Only Stephen Chow can find that perfect cross-section between undeniably awesome and spectacularly stupid. Set in early 1940s China, Kung Fu Hustle is the martial arts comedy master’s magnum opus, the pinnacle of his weird signature stylings of cartoonish antics and operatic Chinese melodrama. Though not technically a satire of wuxia films, it effectively skewers the genre while paying homage to the sweeping, balletic martial films, all while pulling off antics only previously seen in a Looney Tunes cartoon. Kung Fu Hustle follows a bumbling thief named Sing (Chow) who wishes to join the powerful and dangerous Axe Gang, but must commit murder in order to do so. In the process, he finds himself in the middle of a conflict between the Axe Gang and the residents of the rundown Pig Sty Alley, where three kung fu masters secretly live. Chock full of crude slapstick and thrilling fight scenes, Kung Fu Hustle delivers the action and the jokes at a mile a minute. It’s dumb and bonkers, and one of the all-time great martial arts comedies.

Watch This If You LikeDrunken Master, Black Dynamite, Airplane, that part in a Looney Tunes cartoon where someone gets an anvil dropped on them.

Like Water for Chocolate (1992) – Hulu

Country: Mexico

Genre: Magical realism romance

Director: Alfonso Arau

Cast: Marco Leonardi, Lumi Cavazos, Regina Torné, Ada Carrasco, Mario Iván Martínez, Yareli Arizmendi.

Food and sex intertwine in Like Water for Chocolate, a Mexican fantasy film that is perhaps one of the truest realizations of the surreal literary genre. Based on the 1989 novel of the same name by Laura Esquivel, Like Water for Chocolate is a fable of a young woman named Tita (Lumi Cavazos) whose status as the youngest daughter in her family dictates that she must never marry to care for her mother. But a passionate, decades-long romance threatens to upend her family’s delicate balance. Probably one of the best food movies of all time, Like Water for Chocolate is not wanting for sumptuous food scenes, putting as much importance on the delicacies and spices of Mexican cuisine as it does on its rich characters and their tragic encounters. The movie is at its most magical realism when the talented cook Tita pours her emotions into her food, resulting in mass hysteria amongst the people who eat it, the surreal trappings of the genre invading this sensual, playful film.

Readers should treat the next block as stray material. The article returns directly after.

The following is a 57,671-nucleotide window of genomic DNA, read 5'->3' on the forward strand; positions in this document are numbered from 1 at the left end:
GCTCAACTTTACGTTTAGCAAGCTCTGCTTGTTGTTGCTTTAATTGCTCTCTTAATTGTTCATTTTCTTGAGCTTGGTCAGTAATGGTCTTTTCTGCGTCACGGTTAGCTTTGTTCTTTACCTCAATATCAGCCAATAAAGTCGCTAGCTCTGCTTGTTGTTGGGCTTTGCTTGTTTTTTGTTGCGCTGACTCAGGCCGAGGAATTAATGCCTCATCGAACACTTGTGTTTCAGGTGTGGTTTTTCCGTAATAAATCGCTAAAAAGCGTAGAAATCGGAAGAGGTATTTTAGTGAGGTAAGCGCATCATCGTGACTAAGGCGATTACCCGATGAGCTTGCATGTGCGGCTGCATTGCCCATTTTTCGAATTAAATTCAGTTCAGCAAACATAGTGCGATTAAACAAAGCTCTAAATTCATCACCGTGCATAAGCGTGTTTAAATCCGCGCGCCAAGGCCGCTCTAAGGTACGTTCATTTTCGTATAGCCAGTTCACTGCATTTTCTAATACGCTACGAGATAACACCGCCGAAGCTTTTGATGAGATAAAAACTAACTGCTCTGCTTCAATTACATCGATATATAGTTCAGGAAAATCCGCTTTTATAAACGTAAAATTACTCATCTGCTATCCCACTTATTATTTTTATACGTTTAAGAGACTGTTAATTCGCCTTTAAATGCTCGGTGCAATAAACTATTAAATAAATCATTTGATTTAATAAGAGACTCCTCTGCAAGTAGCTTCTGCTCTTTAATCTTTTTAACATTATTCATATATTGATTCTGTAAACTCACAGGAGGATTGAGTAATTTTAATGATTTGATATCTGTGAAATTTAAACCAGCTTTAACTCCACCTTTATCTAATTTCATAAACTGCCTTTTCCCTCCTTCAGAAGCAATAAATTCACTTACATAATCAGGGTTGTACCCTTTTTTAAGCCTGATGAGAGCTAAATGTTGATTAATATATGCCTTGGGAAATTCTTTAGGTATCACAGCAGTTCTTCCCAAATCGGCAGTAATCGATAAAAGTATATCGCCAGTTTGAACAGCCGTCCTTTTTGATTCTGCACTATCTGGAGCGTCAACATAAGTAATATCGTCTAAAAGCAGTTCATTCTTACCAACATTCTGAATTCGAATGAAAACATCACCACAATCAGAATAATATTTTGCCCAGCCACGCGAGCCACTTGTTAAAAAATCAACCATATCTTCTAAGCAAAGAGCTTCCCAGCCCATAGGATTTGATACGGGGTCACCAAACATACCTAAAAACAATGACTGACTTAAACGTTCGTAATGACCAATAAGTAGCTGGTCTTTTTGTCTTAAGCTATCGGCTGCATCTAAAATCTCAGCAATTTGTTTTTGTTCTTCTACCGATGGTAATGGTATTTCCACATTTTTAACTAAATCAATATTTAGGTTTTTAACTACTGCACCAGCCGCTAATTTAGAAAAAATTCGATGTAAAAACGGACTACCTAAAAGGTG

Watch This If You Like: Amelie, Chocolat, Big Fish, pretending you’ve read the entirety of One Hundred Years of Solitude.

The Lives of Others – Netflix

Country: Germany

Genre: Historical drama

Director: Florian Henckel von Donnersmarck

Cast: Ulrich Muhe, Martina Gedeck, Sebastian Koch, Ulrich Tukur.

Voyeurism is a hell of a drug. In the case of The Lives of Others, it becomes a hell of a redemption vehicle for Ulrich Muhe‘s meticulous Captain Gerd Wiesler, an agent of the East German Secret Police known as the Stasi and a loyal and true believer of the socialist regime. The late Muhe gives a tour-de-force performance as the joyless bureaucrat tasked with spying on a celebrated East German playwright Georg Dreyman (Sebastian Koch) and his actress girlfriend Christa-Maria Sieland (Martina Gedeck). But as he diligently reports on their every move, he finds himself beginning to grow sympathetic toward the couple, especially when he discovers that the surveillance was ordered by high-ranking official who lusts after Christa-Marie. Quietly chilling and exquisitely tense, The Lives of Others is a remarkable political thriller meets melodrama that stands apart from other Cold War spy movies for its compelling characters and fantastic performances.

Watch This If You LikeBridge of Spies, Tinker Tailor Soldier Spy, The Americans, all the sexy parts of The Americans.